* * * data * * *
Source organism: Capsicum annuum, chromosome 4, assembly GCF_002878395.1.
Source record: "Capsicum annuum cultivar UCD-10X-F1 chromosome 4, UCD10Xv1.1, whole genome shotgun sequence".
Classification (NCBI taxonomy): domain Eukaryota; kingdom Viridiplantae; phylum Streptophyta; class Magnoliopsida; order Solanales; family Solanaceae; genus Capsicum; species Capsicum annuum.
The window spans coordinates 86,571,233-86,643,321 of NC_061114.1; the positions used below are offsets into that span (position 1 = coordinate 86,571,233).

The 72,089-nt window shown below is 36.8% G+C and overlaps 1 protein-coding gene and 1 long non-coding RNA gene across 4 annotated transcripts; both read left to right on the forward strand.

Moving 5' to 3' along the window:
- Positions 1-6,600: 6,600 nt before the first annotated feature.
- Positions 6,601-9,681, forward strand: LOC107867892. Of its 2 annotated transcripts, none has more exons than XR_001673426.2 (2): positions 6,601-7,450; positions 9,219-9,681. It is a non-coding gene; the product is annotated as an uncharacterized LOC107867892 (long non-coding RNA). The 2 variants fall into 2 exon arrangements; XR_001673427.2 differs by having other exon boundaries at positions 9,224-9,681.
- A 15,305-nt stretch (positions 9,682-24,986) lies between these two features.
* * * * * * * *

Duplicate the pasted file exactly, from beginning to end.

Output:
Source organism: Capsicum annuum, chromosome 4, assembly GCF_002878395.1.
Source record: "Capsicum annuum cultivar UCD-10X-F1 chromosome 4, UCD10Xv1.1, whole genome shotgun sequence".
Classification (NCBI taxonomy): domain Eukaryota; kingdom Viridiplantae; phylum Streptophyta; class Magnoliopsida; order Solanales; family Solanaceae; genus Capsicum; species Capsicum annuum.
The window spans coordinates 86,571,233-86,643,321 of NC_061114.1; the positions used below are offsets into that span (position 1 = coordinate 86,571,233).

The 72,089-nt window shown below is 36.8% G+C and overlaps 1 protein-coding gene and 1 long non-coding RNA gene across 4 annotated transcripts; both read left to right on the forward strand.

Moving 5' to 3' along the window:
- Positions 1-6,600: 6,600 nt before the first annotated feature.
- Positions 6,601-9,681, forward strand: LOC107867892. Of its 2 annotated transcripts, none has more exons than XR_001673426.2 (2): positions 6,601-7,450; positions 9,219-9,681. It is a non-coding gene; the product is annotated as an uncharacterized LOC107867892 (long non-coding RNA). The 2 variants fall into 2 exon arrangements; XR_001673427.2 differs by having other exon boundaries at positions 9,224-9,681.
- A 15,305-nt stretch (positions 9,682-24,986) lies between these two features.